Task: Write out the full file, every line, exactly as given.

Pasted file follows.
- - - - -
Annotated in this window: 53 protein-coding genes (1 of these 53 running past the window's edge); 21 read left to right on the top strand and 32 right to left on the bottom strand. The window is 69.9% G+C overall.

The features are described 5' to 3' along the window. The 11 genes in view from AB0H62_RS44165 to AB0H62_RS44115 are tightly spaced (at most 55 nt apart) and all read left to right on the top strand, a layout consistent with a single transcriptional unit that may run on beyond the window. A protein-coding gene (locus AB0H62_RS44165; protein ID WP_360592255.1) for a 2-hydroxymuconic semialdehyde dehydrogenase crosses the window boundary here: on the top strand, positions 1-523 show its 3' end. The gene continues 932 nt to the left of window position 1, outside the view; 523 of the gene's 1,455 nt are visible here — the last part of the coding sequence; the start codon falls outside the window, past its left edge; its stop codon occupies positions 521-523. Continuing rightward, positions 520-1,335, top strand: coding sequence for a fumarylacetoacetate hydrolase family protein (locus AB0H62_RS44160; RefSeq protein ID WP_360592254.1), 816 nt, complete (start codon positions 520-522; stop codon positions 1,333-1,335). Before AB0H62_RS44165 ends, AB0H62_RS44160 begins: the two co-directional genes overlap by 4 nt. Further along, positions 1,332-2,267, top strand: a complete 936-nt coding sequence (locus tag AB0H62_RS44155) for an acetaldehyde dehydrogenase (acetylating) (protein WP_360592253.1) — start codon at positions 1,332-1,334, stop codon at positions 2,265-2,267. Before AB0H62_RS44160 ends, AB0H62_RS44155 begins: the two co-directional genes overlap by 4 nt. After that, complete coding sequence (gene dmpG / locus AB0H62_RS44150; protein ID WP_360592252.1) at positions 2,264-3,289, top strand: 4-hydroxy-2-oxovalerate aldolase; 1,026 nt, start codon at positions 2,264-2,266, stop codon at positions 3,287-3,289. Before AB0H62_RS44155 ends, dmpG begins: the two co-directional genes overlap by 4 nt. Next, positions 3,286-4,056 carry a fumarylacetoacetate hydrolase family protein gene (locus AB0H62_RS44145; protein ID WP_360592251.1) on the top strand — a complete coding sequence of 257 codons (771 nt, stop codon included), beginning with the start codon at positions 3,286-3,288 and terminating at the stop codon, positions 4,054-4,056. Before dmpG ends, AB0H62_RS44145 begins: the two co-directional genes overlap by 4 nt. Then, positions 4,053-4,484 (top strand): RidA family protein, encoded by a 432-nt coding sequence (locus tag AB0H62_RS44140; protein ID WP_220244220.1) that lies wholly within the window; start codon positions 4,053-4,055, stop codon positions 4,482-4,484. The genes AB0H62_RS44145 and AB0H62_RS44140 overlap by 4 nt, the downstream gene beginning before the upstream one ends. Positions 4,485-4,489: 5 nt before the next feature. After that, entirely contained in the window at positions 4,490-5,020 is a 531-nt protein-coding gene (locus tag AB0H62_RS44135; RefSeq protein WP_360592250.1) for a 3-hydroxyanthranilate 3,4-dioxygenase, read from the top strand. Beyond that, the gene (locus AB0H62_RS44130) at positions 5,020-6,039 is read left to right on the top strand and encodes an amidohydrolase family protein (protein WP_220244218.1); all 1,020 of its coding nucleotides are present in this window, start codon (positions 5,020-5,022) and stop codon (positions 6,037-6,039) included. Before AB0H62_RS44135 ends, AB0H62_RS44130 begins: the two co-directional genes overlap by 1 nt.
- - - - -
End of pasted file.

Annotated in this window: 53 protein-coding genes (1 of these 53 running past the window's edge); 21 read left to right on the top strand and 32 right to left on the bottom strand. The window is 69.9% G+C overall.

The features are described 5' to 3' along the window. The 11 genes in view from AB0H62_RS44165 to AB0H62_RS44115 are tightly spaced (at most 55 nt apart) and all read left to right on the top strand, a layout consistent with a single transcriptional unit that may run on beyond the window. A protein-coding gene (locus AB0H62_RS44165; protein ID WP_360592255.1) for a 2-hydroxymuconic semialdehyde dehydrogenase crosses the window boundary here: on the top strand, positions 1-523 show its 3' end. The gene continues 932 nt to the left of window position 1, outside the view; 523 of the gene's 1,455 nt are visible here — the last part of the coding sequence; the start codon falls outside the window, past its left edge; its stop codon occupies positions 521-523. Continuing rightward, positions 520-1,335, top strand: coding sequence for a fumarylacetoacetate hydrolase family protein (locus AB0H62_RS44160; RefSeq protein ID WP_360592254.1), 816 nt, complete (start codon positions 520-522; stop codon positions 1,333-1,335). Before AB0H62_RS44165 ends, AB0H62_RS44160 begins: the two co-directional genes overlap by 4 nt. Further along, positions 1,332-2,267, top strand: a complete 936-nt coding sequence (locus tag AB0H62_RS44155) for an acetaldehyde dehydrogenase (acetylating) (protein WP_360592253.1) — start codon at positions 1,332-1,334, stop codon at positions 2,265-2,267. Before AB0H62_RS44160 ends, AB0H62_RS44155 begins: the two co-directional genes overlap by 4 nt. After that, complete coding sequence (gene dmpG / locus AB0H62_RS44150; protein ID WP_360592252.1) at positions 2,264-3,289, top strand: 4-hydroxy-2-oxovalerate aldolase; 1,026 nt, start codon at positions 2,264-2,266, stop codon at positions 3,287-3,289. Before AB0H62_RS44155 ends, dmpG begins: the two co-directional genes overlap by 4 nt. Next, positions 3,286-4,056 carry a fumarylacetoacetate hydrolase family protein gene (locus AB0H62_RS44145; protein ID WP_360592251.1) on the top strand — a complete coding sequence of 257 codons (771 nt, stop codon included), beginning with the start codon at positions 3,286-3,288 and terminating at the stop codon, positions 4,054-4,056. Before dmpG ends, AB0H62_RS44145 begins: the two co-directional genes overlap by 4 nt. Then, positions 4,053-4,484 (top strand): RidA family protein, encoded by a 432-nt coding sequence (locus tag AB0H62_RS44140; protein ID WP_220244220.1) that lies wholly within the window; start codon positions 4,053-4,055, stop codon positions 4,482-4,484. The genes AB0H62_RS44145 and AB0H62_RS44140 overlap by 4 nt, the downstream gene beginning before the upstream one ends. Positions 4,485-4,489: 5 nt before the next feature. After that, entirely contained in the window at positions 4,490-5,020 is a 531-nt protein-coding gene (locus tag AB0H62_RS44135; RefSeq protein WP_360592250.1) for a 3-hydroxyanthranilate 3,4-dioxygenase, read from the top strand. Beyond that, the gene (locus AB0H62_RS44130) at positions 5,020-6,039 is read left to right on the top strand and encodes an amidohydrolase family protein (protein WP_220244218.1); all 1,020 of its coding nucleotides are present in this window, start codon (positions 5,020-5,022) and stop codon (positions 6,037-6,039) included. Before AB0H62_RS44135 ends, AB0H62_RS44130 begins: the two co-directional genes overlap by 1 nt.